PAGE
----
After initially resisting the proposal, Mayor Bill de Blasio announced a plan Monday to close some city streets to traffic and open them to pedestrians in need of more space to socially distance.

“This summer is going to look different from any other in our city’s history – and we’re ready to give New Yorkers more ways to leave home while staying safe from COVID-19,” de Blasio said in a statement.

The City will work with the Department of Transportation and the NYPD to open streets adjacent to city parks.

City officials said 40 miles of streets will open in the initial phase of the program, which is slated to eventually grow to 100 miles of open city streets throughout the city.

Transportation advocates and some members of the City Council, including Council Speaker Corey Johnson, have been critical of the administration for refusing to open the streets for pedestrian use.

Early in the city’s response to the health crisis, the NYPD scrapped a pilot program known as “Safe Streets” — widely used in the summer months to make more space available for walking and recreation.

But citing staff shortages as hundreds of officers became ill with coronavirus, the city said it could no longer provide the needed enforcement.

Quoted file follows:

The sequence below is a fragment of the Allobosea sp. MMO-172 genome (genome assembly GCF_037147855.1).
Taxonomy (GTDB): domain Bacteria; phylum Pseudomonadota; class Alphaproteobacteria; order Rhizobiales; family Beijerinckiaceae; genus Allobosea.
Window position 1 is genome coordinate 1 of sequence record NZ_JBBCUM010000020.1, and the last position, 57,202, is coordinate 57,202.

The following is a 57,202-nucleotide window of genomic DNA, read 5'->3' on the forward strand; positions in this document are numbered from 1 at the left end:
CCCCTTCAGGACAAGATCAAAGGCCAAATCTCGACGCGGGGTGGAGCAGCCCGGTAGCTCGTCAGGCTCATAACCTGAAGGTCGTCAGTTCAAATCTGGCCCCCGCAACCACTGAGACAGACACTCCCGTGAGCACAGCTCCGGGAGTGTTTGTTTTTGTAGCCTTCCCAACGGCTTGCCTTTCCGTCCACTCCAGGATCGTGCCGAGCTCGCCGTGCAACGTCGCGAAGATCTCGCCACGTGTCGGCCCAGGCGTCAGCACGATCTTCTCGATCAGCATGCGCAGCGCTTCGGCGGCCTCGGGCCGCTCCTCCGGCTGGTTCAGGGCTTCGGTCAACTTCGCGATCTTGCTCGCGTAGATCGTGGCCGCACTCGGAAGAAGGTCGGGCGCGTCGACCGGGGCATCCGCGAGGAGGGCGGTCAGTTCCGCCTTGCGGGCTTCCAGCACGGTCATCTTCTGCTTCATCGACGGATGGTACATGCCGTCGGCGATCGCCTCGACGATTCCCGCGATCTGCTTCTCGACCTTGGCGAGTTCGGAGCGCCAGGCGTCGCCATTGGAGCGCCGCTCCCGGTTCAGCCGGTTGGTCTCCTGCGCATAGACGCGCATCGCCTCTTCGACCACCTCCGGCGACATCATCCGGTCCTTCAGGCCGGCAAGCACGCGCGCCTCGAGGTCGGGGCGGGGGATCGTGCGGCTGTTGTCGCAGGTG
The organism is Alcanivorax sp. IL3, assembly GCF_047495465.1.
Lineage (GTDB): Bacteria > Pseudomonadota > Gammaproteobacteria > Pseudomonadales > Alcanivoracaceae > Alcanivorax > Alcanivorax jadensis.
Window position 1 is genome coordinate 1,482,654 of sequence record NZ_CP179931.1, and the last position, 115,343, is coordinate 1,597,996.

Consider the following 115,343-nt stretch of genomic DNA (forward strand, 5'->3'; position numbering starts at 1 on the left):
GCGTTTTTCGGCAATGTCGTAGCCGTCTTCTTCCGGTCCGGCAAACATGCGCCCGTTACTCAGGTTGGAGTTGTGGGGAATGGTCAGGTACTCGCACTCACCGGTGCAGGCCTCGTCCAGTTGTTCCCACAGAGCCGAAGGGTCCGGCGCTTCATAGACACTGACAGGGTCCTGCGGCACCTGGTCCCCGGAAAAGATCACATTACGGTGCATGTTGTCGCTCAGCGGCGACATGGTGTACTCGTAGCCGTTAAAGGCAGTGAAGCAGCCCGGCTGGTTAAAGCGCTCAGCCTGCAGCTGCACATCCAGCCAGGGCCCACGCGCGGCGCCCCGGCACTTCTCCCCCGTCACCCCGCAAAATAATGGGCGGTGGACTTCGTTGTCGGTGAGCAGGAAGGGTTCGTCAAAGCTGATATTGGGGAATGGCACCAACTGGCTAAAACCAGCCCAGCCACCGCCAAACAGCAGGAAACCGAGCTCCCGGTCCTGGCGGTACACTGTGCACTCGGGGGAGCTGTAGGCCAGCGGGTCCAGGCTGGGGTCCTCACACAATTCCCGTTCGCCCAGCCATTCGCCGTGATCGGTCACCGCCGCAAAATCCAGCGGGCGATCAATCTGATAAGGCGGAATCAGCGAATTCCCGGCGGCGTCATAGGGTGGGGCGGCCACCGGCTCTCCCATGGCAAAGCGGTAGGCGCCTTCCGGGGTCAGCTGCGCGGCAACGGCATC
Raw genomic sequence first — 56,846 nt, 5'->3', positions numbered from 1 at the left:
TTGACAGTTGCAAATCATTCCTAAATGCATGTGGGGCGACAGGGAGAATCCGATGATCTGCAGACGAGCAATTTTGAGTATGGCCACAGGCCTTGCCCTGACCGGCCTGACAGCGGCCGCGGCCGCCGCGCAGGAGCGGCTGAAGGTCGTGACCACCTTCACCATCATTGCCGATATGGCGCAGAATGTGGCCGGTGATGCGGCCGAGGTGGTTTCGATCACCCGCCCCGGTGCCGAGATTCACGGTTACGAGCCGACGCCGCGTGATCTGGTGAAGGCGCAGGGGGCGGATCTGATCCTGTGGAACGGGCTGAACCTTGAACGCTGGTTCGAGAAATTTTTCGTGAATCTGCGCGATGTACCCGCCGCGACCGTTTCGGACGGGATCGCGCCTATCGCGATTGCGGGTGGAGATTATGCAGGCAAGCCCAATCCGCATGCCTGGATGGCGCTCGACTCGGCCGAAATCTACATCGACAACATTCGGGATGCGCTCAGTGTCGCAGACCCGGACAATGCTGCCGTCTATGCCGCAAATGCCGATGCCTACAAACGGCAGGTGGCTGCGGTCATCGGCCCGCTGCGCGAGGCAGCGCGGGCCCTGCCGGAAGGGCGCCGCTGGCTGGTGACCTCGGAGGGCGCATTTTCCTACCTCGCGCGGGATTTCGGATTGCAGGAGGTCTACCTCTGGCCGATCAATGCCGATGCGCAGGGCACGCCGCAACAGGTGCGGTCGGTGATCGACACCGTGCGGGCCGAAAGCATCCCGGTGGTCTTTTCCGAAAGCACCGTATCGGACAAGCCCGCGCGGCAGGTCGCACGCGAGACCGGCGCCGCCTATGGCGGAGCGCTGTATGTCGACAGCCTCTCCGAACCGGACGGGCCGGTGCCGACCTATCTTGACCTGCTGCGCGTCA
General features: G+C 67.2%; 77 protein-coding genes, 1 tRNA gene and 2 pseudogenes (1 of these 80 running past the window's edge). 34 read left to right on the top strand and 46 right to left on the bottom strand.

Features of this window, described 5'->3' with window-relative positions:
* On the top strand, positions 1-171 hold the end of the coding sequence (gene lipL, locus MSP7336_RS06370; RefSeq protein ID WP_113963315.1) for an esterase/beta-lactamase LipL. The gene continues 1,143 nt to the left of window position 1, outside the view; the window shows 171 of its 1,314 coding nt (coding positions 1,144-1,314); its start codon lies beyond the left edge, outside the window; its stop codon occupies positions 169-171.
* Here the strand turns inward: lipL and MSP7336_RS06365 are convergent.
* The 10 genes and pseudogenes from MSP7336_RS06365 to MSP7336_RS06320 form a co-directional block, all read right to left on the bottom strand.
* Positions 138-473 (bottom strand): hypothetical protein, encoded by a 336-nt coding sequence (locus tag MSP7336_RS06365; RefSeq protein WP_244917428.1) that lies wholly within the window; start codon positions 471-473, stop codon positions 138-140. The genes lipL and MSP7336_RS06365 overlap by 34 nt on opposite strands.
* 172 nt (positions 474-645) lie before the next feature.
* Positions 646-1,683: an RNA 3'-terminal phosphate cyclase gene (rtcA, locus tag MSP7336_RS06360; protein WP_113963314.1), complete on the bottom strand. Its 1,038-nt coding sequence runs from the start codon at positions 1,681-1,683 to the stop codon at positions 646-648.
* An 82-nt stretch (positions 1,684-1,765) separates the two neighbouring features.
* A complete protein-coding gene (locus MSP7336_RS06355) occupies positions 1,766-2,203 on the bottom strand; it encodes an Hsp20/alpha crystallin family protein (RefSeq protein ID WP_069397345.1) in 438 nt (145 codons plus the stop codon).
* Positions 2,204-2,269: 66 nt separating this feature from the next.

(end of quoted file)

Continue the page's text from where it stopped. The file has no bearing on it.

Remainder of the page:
That decision drew backlash from advocates and members of the Council, who introduced legislation last week requiring the city open at least 75 miles of streets for pedestrian use.

City officials said they will survey five different categories to pick the new open streets. Initially the city will focus on streets adjacent to parks and at least 20 miles of streets will be opened in consultation with local precincts and community boards.

In a statement, Johnson praised de Blasio’s announcement saying the change will be needed as the weather continues to get warmer and New Yorkers need the space socially distance.

"The Council is thrilled our calls for open streets have been answered and looks forward to working with the administration to give New Yorkers the space they need to socially distance properly,” Johnson said. “This announcement is a great starting point for the ongoing conversation about how we share our public spaces during this pandemic and in a post-coronavirus future.”

The city’s plan also includes adding at least 2.5 miles of widened sidewalks and up to 10 miles of protected bike lanes.

Open streets will only be in effect for the duration of “NY PAUSE,” with the exception of bike lanes, de Blasio said.

A complete list of when the streets will open or their precise location was not immediately available.